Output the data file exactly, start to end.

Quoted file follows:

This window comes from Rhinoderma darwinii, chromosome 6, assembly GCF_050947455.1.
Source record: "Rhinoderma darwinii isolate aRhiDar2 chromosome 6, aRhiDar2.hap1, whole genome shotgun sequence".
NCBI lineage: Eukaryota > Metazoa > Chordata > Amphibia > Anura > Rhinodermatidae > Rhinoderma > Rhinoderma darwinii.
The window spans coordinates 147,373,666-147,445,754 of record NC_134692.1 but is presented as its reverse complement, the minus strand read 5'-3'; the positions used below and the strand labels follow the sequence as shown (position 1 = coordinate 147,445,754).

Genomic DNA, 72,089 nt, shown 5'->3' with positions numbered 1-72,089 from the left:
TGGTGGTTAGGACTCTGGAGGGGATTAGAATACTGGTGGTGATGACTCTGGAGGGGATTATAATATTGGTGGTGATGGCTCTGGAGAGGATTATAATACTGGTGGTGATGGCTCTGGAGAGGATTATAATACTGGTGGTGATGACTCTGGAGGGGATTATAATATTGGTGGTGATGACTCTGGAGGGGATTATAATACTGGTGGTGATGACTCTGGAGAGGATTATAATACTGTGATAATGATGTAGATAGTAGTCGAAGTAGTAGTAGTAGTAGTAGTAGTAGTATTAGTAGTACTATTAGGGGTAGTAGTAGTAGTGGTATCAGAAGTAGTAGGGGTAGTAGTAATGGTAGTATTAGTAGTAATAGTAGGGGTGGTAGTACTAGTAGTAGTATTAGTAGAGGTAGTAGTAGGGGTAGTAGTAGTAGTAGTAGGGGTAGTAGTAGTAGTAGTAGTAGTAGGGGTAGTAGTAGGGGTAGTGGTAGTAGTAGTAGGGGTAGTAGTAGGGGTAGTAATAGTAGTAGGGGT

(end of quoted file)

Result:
This window comes from Rhinoderma darwinii, chromosome 6, assembly GCF_050947455.1.
Source record: "Rhinoderma darwinii isolate aRhiDar2 chromosome 6, aRhiDar2.hap1, whole genome shotgun sequence".
NCBI lineage: Eukaryota > Metazoa > Chordata > Amphibia > Anura > Rhinodermatidae > Rhinoderma > Rhinoderma darwinii.
The window spans coordinates 147,373,666-147,445,754 of record NC_134692.1 but is presented as its reverse complement, the minus strand read 5'-3'; the positions used below and the strand labels follow the sequence as shown (position 1 = coordinate 147,445,754).

Genomic DNA, 72,089 nt, shown 5'->3' with positions numbered 1-72,089 from the left:
TGGTGGTTAGGACTCTGGAGGGGATTAGAATACTGGTGGTGATGACTCTGGAGGGGATTATAATATTGGTGGTGATGGCTCTGGAGAGGATTATAATACTGGTGGTGATGGCTCTGGAGAGGATTATAATACTGGTGGTGATGACTCTGGAGGGGATTATAATATTGGTGGTGATGACTCTGGAGGGGATTATAATACTGGTGGTGATGACTCTGGAGAGGATTATAATACTGTGATAATGATGTAGATAGTAGTCGAAGTAGTAGTAGTAGTAGTAGTAGTAGTATTAGTAGTACTATTAGGGGTAGTAGTAGTAGTGGTATCAGAAGTAGTAGGGGTAGTAGTAATGGTAGTATTAGTAGTAATAGTAGGGGTGGTAGTACTAGTAGTAGTATTAGTAGAGGTAGTAGTAGGGGTAGTAGTAGTAGTAGTAGGGGTAGTAGTAGTAGTAGTAGTAGTAGGGGTAGTAGTAGGGGTAGTGGTAGTAGTAGTAGGGGTAGTAGTAGGGGTAGTAATAGTAGTAGGGGT